Updated March 26, 2021 by Bob Ciura
The Dividend Aristocrats are some of the best dividend stocks an investor will find. These are companies in the S&P 500 Index that have had dividend increases for more than 25 consecutive years.
We believe the Dividend Aristocrats are among the stocks with the highest dividend growth. That’s why we’ve created a downloadable spreadsheet of all 65 Dividend Aristocrats along with key metrics like price / earnings ratios and dividend yields.
You can download the Excel spreadsheet of all 65 Dividend Aristocrats by clicking the link below:
Every year we review all Dividend Aristocrats. The next stock in the series is industrial giant Dover Corp. (DOV). Dover may not be a familiar stock to most investors, but it has earned its place on the list.
Dover isn’t just a dividend aristocrat. It’s also a dividend king, an even smaller group of companies with more than 50 consecutive years of dividend increases. There are only 31 dividend kings.
Dover has now increased its dividend for an astonishing 65 straight years. The company’s dividend is also very safe
At the same time, Dover stock has seen a multi-year rally. As an industrial act, it has benefited from steady economic growth since the end of the Great Recession. The bottom line is that the stock appears overvalued, which may not be the best time to buy Dover stock now.
Dover Corporation is a diversified global industrial manufacturer with annual sales of ~ $ 7 billion and market capitalization of $ 15 billion. Dover is consisting of five reporting Segments: E.developed S.ystems, Refueling solutions, Pump & Process solutions, imaging & identification and cooling,& Food E.Equipment.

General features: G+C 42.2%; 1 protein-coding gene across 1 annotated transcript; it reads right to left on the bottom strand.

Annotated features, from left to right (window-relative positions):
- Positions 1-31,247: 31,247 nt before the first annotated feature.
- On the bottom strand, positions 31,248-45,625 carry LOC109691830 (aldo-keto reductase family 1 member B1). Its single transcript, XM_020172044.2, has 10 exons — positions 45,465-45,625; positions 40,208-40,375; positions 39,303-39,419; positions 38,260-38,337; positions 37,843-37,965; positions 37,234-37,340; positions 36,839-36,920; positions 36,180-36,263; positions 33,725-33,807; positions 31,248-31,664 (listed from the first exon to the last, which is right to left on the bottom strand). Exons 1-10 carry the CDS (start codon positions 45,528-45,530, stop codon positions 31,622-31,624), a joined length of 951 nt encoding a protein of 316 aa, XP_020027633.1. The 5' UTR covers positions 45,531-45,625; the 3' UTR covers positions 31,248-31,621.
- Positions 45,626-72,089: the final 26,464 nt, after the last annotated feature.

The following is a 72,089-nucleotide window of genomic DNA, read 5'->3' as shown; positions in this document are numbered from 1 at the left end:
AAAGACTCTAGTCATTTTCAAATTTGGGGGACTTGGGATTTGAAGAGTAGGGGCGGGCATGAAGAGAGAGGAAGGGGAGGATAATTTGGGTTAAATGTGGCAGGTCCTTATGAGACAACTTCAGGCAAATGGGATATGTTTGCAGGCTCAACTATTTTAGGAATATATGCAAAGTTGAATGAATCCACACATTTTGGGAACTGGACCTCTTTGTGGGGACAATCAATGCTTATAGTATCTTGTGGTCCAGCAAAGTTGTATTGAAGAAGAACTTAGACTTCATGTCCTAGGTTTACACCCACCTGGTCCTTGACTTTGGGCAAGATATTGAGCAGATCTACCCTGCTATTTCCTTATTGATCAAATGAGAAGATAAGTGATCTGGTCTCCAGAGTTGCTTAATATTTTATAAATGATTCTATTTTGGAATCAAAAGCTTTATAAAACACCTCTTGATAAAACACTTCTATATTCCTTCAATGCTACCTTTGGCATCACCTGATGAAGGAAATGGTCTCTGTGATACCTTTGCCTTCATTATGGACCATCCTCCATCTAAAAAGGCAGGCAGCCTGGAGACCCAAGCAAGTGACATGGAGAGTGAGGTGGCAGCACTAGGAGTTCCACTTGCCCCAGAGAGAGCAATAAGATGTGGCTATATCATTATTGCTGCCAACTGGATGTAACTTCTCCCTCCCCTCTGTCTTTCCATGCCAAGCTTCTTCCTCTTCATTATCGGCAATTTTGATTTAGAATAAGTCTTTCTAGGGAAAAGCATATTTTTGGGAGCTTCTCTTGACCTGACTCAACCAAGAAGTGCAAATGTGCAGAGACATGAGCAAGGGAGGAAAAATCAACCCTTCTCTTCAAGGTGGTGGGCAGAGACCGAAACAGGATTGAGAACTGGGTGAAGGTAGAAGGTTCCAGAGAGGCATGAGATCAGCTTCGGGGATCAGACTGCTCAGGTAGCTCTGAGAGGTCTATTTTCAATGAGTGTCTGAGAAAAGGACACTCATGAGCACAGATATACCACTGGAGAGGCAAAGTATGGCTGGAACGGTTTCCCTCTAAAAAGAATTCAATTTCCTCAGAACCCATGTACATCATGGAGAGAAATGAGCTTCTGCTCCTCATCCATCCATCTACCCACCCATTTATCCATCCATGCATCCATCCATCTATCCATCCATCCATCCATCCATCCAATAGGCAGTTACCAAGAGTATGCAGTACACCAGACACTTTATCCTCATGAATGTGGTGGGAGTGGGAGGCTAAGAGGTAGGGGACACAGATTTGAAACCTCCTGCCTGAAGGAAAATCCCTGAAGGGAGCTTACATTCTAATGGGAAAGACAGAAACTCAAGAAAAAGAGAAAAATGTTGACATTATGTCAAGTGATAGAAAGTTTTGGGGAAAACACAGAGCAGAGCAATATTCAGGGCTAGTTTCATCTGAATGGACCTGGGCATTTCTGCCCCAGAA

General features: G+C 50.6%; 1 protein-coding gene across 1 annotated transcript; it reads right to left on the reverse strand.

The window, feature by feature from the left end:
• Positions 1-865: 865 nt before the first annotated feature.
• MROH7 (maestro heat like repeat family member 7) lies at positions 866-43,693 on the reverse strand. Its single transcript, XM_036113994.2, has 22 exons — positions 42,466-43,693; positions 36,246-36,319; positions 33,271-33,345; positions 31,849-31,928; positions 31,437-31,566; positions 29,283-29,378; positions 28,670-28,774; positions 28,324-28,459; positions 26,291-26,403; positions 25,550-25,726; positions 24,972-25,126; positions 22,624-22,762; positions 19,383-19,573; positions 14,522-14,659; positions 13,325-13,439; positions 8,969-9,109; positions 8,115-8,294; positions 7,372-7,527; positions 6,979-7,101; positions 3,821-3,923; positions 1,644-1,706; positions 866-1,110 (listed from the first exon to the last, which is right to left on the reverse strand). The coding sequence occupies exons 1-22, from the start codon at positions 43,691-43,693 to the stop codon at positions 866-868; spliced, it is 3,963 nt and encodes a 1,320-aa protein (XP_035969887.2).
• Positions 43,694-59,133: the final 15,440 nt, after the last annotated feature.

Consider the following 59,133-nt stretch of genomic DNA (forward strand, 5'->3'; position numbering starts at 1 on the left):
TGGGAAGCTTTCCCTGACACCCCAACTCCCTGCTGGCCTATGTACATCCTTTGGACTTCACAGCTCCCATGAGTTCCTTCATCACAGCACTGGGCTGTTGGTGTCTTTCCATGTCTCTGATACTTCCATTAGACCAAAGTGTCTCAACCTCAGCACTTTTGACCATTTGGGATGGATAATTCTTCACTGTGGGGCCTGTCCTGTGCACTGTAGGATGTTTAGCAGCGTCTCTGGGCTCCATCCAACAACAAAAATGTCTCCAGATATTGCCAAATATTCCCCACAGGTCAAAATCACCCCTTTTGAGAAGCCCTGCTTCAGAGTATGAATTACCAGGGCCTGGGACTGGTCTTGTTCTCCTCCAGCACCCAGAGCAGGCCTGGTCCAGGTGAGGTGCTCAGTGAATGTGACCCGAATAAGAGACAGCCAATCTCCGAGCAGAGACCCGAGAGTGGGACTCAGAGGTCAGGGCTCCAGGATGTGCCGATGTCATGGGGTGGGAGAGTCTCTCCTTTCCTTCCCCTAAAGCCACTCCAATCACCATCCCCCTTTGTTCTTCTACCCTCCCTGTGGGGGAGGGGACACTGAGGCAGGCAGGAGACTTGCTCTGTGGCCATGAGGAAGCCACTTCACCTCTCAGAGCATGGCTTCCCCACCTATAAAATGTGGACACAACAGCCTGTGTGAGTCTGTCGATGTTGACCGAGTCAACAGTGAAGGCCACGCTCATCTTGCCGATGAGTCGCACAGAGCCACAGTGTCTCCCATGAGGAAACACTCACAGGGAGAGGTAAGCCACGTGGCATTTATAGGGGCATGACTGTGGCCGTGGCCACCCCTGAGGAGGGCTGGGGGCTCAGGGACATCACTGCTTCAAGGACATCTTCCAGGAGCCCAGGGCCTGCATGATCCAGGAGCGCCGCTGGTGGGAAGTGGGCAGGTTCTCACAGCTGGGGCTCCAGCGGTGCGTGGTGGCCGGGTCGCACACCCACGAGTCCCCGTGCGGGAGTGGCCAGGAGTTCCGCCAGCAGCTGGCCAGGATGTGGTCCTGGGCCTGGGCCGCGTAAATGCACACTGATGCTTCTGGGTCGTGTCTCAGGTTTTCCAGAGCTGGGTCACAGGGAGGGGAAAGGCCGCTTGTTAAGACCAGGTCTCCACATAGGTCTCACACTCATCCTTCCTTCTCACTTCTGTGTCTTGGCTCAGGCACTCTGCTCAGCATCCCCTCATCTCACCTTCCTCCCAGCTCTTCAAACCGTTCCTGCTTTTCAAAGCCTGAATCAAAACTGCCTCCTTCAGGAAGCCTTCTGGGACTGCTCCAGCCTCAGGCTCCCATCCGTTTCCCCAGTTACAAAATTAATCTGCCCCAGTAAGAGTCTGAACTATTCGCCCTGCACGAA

A little more than half of sales come from the USA, the rest from international markets. In early May 2018, Dover spun off its Apergy energy business.
Dover continued to perform well last year despite the negative impact the coronavirus pandemic had on the global economy.
Source: Investor Presentation
Dover reported fourth-quarter and all year round Result results on 1/ 28th/ 2021. revenue of $ 1.8 billion was flat compared to public relationsor quarter of the year. Adjusted result– –Per– –The $ 1.55 portion was 0.6% higher than the previous one Year.
In the year under review, sales decreased 6% to USD 6.68 billion. Adjusted result– –Per– –divide decreased 4% to $ 5.67 in 2020, although that was $ 0.24 above our estimates. Organic sales declined 2% for the quarter and 7% for the year, mainly due to the impact of COVID– –19th
By segments, Engineered ProdProducts fell 9% over the course of the year– –about– –Year as The strength in both aerospace and defense was offset by weaker demand for industrial winches and waste disposal. Refueling Solutions fell 9% and Imaging & Identification Sales decreased by 3%. These declines were offset by growth in other segments. Pumps & Process Solutions returned to growth as sales increased 2% and higher Sales of refrigeration and food appliances increased 13%.
Overall, Dover did well in 2020 given the economic damage caused by the coronavirus pandemic. Bookings rose 5% in the fourth quarter, which is a good sign for 2021. Assuming the global economy continues to recover, the company is likely to see another year of growth in 2021. Dover expects an adjusted result– –Per– –Share from $ 6.25 to $ 6.45 for 2021.
Dover’s future growth will come from the continued expansion of the global economy. As a diversified industrial manufacturer, Dover will of course benefit from GDP growth. In addition to organic growth in existing businesses, Dover’s earnings growth will also be driven by margin improvements thanks to recent portfolio moves.
First, Dover launched an aggressive cost-cutting program to increase margins in the operating segments. The ambitious cost-cutting efforts will also free additional resources for growth investments. Dover is active in mergers and acquisitions. Since 2014, Dover has spent billions on a number of acquisitions.